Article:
St Helier, Jersey, Channel Isles

Life After The C.I.100k

It’s been a couple of months since the C.I.100k and I think the full enormity of the event has now sunk in with me and I feel I can start to process and sum it up, hopefully in this blog piece. What an epic weekend/ race it turned out to be! Firstly, I need to start by saying how much I admire everyone who toed the start line for that race, it was tough, it was technical, and it was dark. After speaking to James Manners, the winner, even he said that he had underestimated how technical and tough our Jersey cliff paths are at night. We were blessed with reasonable weather for November, with no rain, a clear cool evening and a bright moon, which definitely made things slightly less hard than they could have been.

A few stats about the race:

We had 35 solo runners, 2 x 2-man Relay and 2 x 3-man relay teams start the race. Out of these 12 Solo runners and all 4 relay teams made it to the finish line, with 8 of the solo runners making it within the 14-hour cut-off and 2 of the relay teams doing the same. These numbers tell the story of how tough that race was on their own. I loved being out on the course to be a part of the race and witness first-hand the persistence of each runner out there, it was truly humbling. I know some people had been in work that day and some had travelled in to Jersey even, so less than ideal conditions to begin!

I also have to say that the Checkpoint teams were absolute angels, keeping a cheery spirit and looking after each one of the competitors who came through their checkpoints, and the spirit of camaraderie that emanated from each checkpoint team was so great to see. Some of the volunteers were on duty from 10pm through til 8am the following morning and were as full of energy at the end as the start. Without these guys the event would not have happened, so I am indebted to each and every one of them.

When the runners set off at 10pm on that night, it was the culmination of a crazy plan of mine cooked up shortly after the 40 mile Double Top Ultra in May 2019 – our first ultra marathon. I was aware that a lot of the runners who took part in the Double Top finished comfortably within the cut-off and whilst this was a testament to how hard the runners had trained I wondered what would happen if we lengthened that course to 100k and made the race at night? I took the average Double Top finisher time which I think was around the 9-hour mark and added on 5 hours to come up with that 14 hour cut off that we employed for the 100k. I honestly felt this a tight yet achievable time for most runners with a  good base of training in their legs based on the performances from the Double Top, and would form the basis for a great challenge.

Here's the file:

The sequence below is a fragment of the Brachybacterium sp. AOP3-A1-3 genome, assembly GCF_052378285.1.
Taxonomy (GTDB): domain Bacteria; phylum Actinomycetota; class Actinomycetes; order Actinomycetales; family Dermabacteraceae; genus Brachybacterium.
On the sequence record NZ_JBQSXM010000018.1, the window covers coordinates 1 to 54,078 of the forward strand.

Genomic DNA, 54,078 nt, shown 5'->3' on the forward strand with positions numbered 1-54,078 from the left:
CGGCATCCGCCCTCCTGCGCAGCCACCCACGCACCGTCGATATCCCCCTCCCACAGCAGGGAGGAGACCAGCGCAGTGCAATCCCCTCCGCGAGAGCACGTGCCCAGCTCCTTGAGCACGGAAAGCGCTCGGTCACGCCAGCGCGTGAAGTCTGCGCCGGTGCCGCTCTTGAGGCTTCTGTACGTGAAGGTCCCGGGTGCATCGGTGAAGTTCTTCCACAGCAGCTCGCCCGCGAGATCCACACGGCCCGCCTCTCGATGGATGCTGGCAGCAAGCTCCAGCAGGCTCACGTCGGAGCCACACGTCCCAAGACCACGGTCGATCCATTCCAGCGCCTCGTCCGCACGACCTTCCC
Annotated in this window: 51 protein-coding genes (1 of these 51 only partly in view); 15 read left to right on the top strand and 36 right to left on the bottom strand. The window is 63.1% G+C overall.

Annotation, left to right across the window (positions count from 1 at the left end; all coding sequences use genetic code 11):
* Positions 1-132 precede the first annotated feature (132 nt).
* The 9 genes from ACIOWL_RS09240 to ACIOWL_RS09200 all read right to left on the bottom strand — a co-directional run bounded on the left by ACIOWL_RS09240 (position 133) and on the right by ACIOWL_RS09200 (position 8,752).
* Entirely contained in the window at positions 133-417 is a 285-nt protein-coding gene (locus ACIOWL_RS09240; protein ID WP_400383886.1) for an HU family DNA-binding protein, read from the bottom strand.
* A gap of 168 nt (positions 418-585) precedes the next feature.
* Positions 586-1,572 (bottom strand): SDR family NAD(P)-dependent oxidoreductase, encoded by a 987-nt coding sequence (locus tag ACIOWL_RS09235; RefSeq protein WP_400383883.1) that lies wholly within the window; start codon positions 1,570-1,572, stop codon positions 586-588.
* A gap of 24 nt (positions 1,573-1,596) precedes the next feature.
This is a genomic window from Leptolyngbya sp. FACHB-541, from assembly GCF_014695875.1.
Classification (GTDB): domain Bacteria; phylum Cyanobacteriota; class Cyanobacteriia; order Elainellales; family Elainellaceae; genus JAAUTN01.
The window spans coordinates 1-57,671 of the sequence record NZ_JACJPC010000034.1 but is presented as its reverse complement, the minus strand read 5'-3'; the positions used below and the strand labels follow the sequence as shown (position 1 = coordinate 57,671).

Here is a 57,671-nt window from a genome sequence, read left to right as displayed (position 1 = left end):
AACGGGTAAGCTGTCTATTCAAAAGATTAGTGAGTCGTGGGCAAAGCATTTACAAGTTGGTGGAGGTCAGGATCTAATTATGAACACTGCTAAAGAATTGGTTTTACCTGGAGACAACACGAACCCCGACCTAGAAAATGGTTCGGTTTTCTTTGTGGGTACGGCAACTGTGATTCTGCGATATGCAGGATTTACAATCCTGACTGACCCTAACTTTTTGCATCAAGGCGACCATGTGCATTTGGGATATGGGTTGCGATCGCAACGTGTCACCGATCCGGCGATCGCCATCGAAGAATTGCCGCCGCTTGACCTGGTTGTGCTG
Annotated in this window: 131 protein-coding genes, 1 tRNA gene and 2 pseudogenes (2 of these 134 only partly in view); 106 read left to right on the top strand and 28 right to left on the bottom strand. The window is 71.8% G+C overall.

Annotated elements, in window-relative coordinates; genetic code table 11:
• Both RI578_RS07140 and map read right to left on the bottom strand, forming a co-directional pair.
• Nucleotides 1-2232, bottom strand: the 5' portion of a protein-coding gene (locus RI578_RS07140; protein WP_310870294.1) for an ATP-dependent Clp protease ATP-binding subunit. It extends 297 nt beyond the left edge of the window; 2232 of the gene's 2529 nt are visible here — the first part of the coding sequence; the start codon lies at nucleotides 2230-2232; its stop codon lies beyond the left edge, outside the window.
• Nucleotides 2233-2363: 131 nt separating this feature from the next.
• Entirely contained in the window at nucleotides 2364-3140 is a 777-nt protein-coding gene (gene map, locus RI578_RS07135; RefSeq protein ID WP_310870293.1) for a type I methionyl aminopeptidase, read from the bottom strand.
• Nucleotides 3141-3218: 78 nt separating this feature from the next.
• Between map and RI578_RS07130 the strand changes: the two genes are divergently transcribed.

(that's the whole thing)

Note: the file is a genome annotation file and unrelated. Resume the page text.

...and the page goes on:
If we refer back to the earlier finishing % stats this did not work out that way, and I think the main issue which perhaps nobody anticipated was the fact that the Jersey cliff paths are hard work at night, there are a lot of technical sections and this can really slow one down. I spoke to a lot of people in the lead up to the race and they had done training runs and been around the 6:15 – 6:30 mark for half the course in daylight and I felt that most of the people who started the race were definitely in this bracket, and as long as they kept moving through the checkpoints and didn’t have any issues in the race would be on course to make the half way point in a decent time to then turn back round to make the cut-offs.